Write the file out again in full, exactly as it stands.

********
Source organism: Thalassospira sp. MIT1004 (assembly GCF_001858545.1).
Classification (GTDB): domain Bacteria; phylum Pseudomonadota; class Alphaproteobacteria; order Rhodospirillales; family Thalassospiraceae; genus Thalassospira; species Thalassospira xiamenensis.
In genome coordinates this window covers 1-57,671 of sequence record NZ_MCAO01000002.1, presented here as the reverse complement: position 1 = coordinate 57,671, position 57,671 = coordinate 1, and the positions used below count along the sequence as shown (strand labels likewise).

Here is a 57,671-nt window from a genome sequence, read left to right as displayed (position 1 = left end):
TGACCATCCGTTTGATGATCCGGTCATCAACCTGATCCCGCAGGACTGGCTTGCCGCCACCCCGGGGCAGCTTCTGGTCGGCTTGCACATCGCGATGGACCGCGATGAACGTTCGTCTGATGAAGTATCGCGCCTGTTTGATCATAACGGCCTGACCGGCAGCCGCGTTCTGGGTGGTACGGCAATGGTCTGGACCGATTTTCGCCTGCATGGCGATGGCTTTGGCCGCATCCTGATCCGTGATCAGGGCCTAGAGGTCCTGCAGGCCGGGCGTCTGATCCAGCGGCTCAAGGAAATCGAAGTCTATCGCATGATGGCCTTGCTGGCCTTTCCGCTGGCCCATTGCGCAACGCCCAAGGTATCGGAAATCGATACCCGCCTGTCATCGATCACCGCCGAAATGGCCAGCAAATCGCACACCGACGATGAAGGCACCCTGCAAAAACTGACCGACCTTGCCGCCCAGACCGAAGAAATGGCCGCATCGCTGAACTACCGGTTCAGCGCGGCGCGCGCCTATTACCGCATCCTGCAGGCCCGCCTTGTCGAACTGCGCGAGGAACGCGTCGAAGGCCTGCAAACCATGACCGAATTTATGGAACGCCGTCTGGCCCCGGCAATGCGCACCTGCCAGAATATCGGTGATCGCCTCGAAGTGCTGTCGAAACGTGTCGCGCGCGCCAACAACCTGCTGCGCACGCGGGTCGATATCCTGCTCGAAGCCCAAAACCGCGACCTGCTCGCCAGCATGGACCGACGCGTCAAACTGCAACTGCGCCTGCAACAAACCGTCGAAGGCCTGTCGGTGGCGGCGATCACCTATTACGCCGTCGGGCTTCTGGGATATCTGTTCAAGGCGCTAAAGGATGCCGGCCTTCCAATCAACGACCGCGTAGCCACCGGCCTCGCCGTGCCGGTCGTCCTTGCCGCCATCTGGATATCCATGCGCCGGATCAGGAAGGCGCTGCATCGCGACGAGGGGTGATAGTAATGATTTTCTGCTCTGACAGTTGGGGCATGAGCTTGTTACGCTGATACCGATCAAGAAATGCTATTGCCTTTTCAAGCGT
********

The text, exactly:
Source organism: Thalassospira sp. MIT1004 (assembly GCF_001858545.1).
Classification (GTDB): domain Bacteria; phylum Pseudomonadota; class Alphaproteobacteria; order Rhodospirillales; family Thalassospiraceae; genus Thalassospira; species Thalassospira xiamenensis.
In genome coordinates this window covers 1-57,671 of sequence record NZ_MCAO01000002.1, presented here as the reverse complement: position 1 = coordinate 57,671, position 57,671 = coordinate 1, and the positions used below count along the sequence as shown (strand labels likewise).

Here is a 57,671-nt window from a genome sequence, read left to right as displayed (position 1 = left end):
TGACCATCCGTTTGATGATCCGGTCATCAACCTGATCCCGCAGGACTGGCTTGCCGCCACCCCGGGGCAGCTTCTGGTCGGCTTGCACATCGCGATGGACCGCGATGAACGTTCGTCTGATGAAGTATCGCGCCTGTTTGATCATAACGGCCTGACCGGCAGCCGCGTTCTGGGTGGTACGGCAATGGTCTGGACCGATTTTCGCCTGCATGGCGATGGCTTTGGCCGCATCCTGATCCGTGATCAGGGCCTAGAGGTCCTGCAGGCCGGGCGTCTGATCCAGCGGCTCAAGGAAATCGAAGTCTATCGCATGATGGCCTTGCTGGCCTTTCCGCTGGCCCATTGCGCAACGCCCAAGGTATCGGAAATCGATACCCGCCTGTCATCGATCACCGCCGAAATGGCCAGCAAATCGCACACCGACGATGAAGGCACCCTGCAAAAACTGACCGACCTTGCCGCCCAGACCGAAGAAATGGCCGCATCGCTGAACTACCGGTTCAGCGCGGCGCGCGCCTATTACCGCATCCTGCAGGCCCGCCTTGTCGAACTGCGCGAGGAACGCGTCGAAGGCCTGCAAACCATGACCGAATTTATGGAACGCCGTCTGGCCCCGGCAATGCGCACCTGCCAGAATATCGGTGATCGCCTCGAAGTGCTGTCGAAACGTGTCGCGCGCGCCAACAACCTGCTGCGCACGCGGGTCGATATCCTGCTCGAAGCCCAAAACCGCGACCTGCTCGCCAGCATGGACCGACGCGTCAAACTGCAACTGCGCCTGCAACAAACCGTCGAAGGCCTGTCGGTGGCGGCGATCACCTATTACGCCGTCGGGCTTCTGGGATATCTGTTCAAGGCGCTAAAGGATGCCGGCCTTCCAATCAACGACCGCGTAGCCACCGGCCTCGCCGTGCCGGTCGTCCTTGCCGCCATCTGGATATCCATGCGCCGGATCAGGAAGGCGCTGCATCGCGACGAGGGGTGATAGTAATGATTTTCTGCTCTGACAGTTGGGGCATGAGCTTGTTACGCTGATACCGATCAAGAAATGCTATTGCCTTTTCAAGCGT